Unless otherwise stated, the figures in parenthesis reflect the number of records in a new collection, or the total number in a topped-up collection (if provided by the database owner). I don't usually include updates of less than one thousand records.


NEW COLLECTIONS


Ancestry

MyHeritage

UPDATED COLLECTIONS


Ancestry

FamilySearch

Some of the above content contains affiliate links. This means I may earn a small commission if you buy via these links. This does not affect the price you pay as a consumer, but it does contribute to keeping Irish Genealogy News online. See Advertising Disclosure tab above.

Monday, 18 January 2021

National Library of Ireland launches Advanced Sources in Irish Genealogy course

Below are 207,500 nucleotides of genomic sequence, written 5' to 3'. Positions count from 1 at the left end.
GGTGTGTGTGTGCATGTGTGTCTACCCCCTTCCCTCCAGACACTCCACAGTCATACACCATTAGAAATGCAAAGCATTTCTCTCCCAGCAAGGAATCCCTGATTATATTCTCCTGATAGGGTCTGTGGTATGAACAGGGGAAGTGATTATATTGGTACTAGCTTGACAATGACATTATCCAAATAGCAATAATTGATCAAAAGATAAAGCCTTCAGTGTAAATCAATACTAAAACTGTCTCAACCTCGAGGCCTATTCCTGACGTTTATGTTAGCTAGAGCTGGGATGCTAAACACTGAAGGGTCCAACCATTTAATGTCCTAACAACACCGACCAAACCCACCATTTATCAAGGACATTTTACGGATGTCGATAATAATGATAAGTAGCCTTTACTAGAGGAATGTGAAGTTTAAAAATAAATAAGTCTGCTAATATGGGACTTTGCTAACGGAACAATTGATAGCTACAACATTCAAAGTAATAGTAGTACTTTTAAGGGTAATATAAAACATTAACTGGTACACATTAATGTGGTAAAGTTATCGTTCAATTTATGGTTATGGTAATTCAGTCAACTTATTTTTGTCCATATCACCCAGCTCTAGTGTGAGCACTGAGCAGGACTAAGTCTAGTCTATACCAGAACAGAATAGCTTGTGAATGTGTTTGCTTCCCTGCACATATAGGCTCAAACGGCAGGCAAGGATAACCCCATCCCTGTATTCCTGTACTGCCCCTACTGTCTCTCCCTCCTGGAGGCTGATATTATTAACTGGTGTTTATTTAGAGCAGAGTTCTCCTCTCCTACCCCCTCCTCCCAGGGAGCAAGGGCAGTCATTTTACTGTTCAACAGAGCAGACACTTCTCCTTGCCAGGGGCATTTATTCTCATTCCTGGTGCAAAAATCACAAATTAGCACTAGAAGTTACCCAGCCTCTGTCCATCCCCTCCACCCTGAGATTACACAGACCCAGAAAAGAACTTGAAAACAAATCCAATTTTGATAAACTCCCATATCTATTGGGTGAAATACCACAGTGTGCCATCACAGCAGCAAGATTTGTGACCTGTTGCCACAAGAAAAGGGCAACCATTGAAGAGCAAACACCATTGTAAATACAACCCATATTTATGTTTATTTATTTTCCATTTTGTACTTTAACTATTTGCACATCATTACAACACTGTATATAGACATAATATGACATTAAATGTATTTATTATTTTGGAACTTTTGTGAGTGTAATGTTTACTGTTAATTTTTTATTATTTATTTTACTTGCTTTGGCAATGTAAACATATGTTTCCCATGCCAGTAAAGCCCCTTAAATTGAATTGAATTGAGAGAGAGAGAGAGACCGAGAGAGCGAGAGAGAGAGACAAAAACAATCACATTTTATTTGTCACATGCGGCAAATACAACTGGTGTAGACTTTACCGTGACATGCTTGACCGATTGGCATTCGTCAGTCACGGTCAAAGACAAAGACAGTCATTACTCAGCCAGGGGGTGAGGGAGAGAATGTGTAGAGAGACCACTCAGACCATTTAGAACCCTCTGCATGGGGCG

The National Library of Ireland is to host an eight-week course in Advanced Genealogy Research. It will be held on Wednesday afternoons (2-4pm) via Zoom, due to the current health situation, and Sean Murphy will be the tutor. It starts on Wednesday 27 January and will run until 27 March (there will be no class on 17 March).

The NLI course will be held on Zoom
Participants are expected to have experience of using computers, and some prior knowledge of Ireland's genealogical sources, the latter possibly acquired on the NLI (or other supplier's) beginner-level family history course.